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Scale Up Aspects

When it comes to scale-up of photoreactors, several crucial aspects have to be considered. The follwing remarks will give a short overview of relevant aspects of the scale-up rather than a complete guide for scaling-up photochemical processes. In this section a well evaluated lab scale photoreactor is assumed with a defined average volumetric rate of photon absorption Lp,Va (AVRPA), defined as the amount of absorbed photons per volume:


With the absorption coefficient ε and the concentration c of the reaction mixture AVRPA is specific to a certain reaction and the chosen setup. The AVRPA is the technical equivalent to the time yield (STY). The only difference is the neglect of the actual chemical reaction. This procedure is possible, because the photon flux and with this the technical characteristics of the light source determine the rate of the reaction primarily. For continuous systems, the theoretical productivity and space time yield (STY) of the setup can be determined with the flow rate and the quantum yield of the reaction.W hen an increase of the production height is desired, the first point to check is, whether the reactor is scalable. The central element of the reactor is the light source. The type of light source directly determines the achievable increase in production. The popular medium or high pressure Hg lamps can be purchased with an electrical power from 100 W up to 60 kW.[1] In addition, the size of the Hg lamps scales linear with its power and the diameter of the emitting arc and with that the diameter of the entire lamp changes little compared to the length of the lamp. These technical characteristics can be related to the AVRPA. Because the emitted radiant power scales with the length, what also applies for the irradiated surface, AVRPA does not change significantly when more powerful Hg lamps are used. On the first sight, the scale-up of photochemical processes using Hg lamps seems very simple. Nevertheless, this only applies when neglecting all other aspects of a scale-up, e.g. heat management, mass transport, technical feasibility, safety measures, and so on. At this point the classical scale-up problems associated with a different scaling of surface and volume come into play. Consequently, challenges arise almost all "‘realistic"’ photochemical processes.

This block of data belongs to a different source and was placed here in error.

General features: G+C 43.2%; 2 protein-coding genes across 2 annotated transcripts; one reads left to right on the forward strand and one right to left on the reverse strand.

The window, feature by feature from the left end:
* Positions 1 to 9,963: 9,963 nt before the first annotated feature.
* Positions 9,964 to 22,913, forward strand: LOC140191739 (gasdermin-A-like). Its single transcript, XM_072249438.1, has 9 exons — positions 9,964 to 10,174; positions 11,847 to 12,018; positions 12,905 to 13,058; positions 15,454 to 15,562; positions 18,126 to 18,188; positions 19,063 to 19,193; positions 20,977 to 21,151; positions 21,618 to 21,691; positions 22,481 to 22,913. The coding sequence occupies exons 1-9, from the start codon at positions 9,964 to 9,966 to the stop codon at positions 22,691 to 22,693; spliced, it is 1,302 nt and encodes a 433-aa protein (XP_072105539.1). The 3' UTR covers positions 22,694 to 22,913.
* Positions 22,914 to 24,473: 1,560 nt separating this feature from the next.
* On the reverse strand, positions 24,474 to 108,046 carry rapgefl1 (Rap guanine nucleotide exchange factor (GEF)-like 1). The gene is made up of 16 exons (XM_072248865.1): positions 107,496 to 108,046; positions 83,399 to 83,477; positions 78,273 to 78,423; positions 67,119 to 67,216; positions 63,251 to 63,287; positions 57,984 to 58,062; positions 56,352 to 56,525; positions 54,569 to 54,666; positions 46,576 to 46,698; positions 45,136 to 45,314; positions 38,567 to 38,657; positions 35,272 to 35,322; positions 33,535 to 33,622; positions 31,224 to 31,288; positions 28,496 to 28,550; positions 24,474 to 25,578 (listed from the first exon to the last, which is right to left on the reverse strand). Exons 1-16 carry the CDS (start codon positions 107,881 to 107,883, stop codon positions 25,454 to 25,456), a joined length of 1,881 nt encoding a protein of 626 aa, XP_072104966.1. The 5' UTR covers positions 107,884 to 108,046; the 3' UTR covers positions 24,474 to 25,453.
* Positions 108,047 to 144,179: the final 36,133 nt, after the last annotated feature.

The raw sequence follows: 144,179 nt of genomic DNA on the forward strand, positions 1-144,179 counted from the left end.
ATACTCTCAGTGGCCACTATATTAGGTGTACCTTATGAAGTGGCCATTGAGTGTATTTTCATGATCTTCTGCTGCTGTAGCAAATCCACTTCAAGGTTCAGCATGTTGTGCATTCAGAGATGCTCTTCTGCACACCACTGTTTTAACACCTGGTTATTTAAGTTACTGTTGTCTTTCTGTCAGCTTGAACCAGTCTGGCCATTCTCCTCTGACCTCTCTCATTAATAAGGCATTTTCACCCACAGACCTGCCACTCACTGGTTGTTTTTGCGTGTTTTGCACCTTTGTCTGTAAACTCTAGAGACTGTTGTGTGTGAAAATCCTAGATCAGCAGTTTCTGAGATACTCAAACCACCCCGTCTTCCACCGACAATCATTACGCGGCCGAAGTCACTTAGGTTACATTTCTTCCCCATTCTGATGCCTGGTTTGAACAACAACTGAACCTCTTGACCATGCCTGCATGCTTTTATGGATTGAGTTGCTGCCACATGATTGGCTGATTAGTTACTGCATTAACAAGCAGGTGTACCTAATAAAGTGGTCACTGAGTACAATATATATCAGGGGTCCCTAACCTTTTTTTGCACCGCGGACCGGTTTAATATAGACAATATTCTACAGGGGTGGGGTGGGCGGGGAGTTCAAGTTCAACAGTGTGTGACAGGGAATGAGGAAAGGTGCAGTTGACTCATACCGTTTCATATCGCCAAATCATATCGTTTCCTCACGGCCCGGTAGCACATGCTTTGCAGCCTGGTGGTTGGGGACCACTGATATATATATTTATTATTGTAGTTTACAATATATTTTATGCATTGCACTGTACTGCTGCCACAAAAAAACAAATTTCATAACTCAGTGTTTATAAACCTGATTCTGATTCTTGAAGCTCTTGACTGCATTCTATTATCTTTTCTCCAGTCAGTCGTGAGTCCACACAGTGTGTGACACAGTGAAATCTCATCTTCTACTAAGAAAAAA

A perfect example underlining the complexity of a scale-up is the use of a Xenon arc lamp for irradiation. The emitting arc has a length of only a few millimeters. Irrespective of the power of the lamp, it will be a quasi punctual light source. Consequently, the irradiated surface of the reactor will not scale that easy with the size of the lamp. It will be likely that the lamp will over irradiate the reaction and probably, significant work has to be invested to design a process yielding the desired quality of the product. Another aspect is the operational mode of the reactor. In the last decade, microphotoreactors gained a large amount of interest. The high surface to volume ratio is one reason for that.[2] In addition, it is proclaimed, that a numbering-up instead of a scale-up is possible and reasonable for microreactors, implying a simpler increase of production capacity. It is obvious, that the overall costs for technical equipment will be larger than with for a “normal” scale-up, because economy of scale does not apply anymore. Despite this, all reaction conditions are guaranteed to remain constant and an increase of the production height can be achieved during a very short period due to simple replication of the equipment.[3]


  1. AILLET, T.; LOUBIÈRE, K.; DECHY-CABARET, O.; PRAT, L.: Microreactors as a tool for acquiring kinetics data on photochemical reactions, 2015, n/a–n/a, DOI: 10.1002/ceat.201500163.
  2. GÜNTHER PESCHL: Informationen zu Hg-Mitteldruckstrahlern.
  3. KASHID, M. N.; RENKEN, A.; KIWI-MINSKER, L.: Microstructured devices for chemical processing, 2015, Wiley-VCH, ISBN 9783527331284.


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